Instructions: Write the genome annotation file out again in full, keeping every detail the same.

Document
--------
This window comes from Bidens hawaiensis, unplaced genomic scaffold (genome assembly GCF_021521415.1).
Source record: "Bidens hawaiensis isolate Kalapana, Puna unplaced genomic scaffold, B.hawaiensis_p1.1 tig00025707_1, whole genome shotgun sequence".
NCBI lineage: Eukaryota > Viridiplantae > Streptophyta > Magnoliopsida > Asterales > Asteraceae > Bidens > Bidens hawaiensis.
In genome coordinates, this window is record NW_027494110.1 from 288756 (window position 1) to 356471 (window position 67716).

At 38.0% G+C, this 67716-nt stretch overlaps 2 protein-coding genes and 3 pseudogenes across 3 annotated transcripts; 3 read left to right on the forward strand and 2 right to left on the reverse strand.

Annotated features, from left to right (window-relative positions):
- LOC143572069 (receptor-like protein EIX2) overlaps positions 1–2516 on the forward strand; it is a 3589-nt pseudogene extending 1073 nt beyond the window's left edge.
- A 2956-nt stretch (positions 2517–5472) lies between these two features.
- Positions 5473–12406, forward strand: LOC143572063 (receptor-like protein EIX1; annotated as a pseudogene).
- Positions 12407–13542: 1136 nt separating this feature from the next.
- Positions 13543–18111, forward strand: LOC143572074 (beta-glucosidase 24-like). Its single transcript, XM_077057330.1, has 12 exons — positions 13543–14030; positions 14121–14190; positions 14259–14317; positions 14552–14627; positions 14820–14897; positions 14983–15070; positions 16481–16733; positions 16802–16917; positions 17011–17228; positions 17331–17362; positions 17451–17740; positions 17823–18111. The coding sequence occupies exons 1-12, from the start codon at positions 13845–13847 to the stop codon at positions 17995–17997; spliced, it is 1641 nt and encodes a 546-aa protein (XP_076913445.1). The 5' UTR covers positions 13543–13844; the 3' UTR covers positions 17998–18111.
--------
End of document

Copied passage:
This window comes from Bidens hawaiensis, unplaced genomic scaffold (genome assembly GCF_021521415.1).
Source record: "Bidens hawaiensis isolate Kalapana, Puna unplaced genomic scaffold, B.hawaiensis_p1.1 tig00025707_1, whole genome shotgun sequence".
NCBI lineage: Eukaryota > Viridiplantae > Streptophyta > Magnoliopsida > Asterales > Asteraceae > Bidens > Bidens hawaiensis.
In genome coordinates, this window is record NW_027494110.1 from 288756 (window position 1) to 356471 (window position 67716).

At 38.0% G+C, this 67716-nt stretch overlaps 2 protein-coding genes and 3 pseudogenes across 3 annotated transcripts; 3 read left to right on the forward strand and 2 right to left on the reverse strand.

Annotated features, from left to right (window-relative positions):
- LOC143572069 (receptor-like protein EIX2) overlaps positions 1–2516 on the forward strand; it is a 3589-nt pseudogene extending 1073 nt beyond the window's left edge.
- A 2956-nt stretch (positions 2517–5472) lies between these two features.
- Positions 5473–12406, forward strand: LOC143572063 (receptor-like protein EIX1; annotated as a pseudogene).
- Positions 12407–13542: 1136 nt separating this feature from the next.
- Positions 13543–18111, forward strand: LOC143572074 (beta-glucosidase 24-like). Its single transcript, XM_077057330.1, has 12 exons — positions 13543–14030; positions 14121–14190; positions 14259–14317; positions 14552–14627; positions 14820–14897; positions 14983–15070; positions 16481–16733; positions 16802–16917; positions 17011–17228; positions 17331–17362; positions 17451–17740; positions 17823–18111. The coding sequence occupies exons 1-12, from the start codon at positions 13845–13847 to the stop codon at positions 17995–17997; spliced, it is 1641 nt and encodes a 546-aa protein (XP_076913445.1). The 5' UTR covers positions 13543–13844; the 3' UTR covers positions 17998–18111.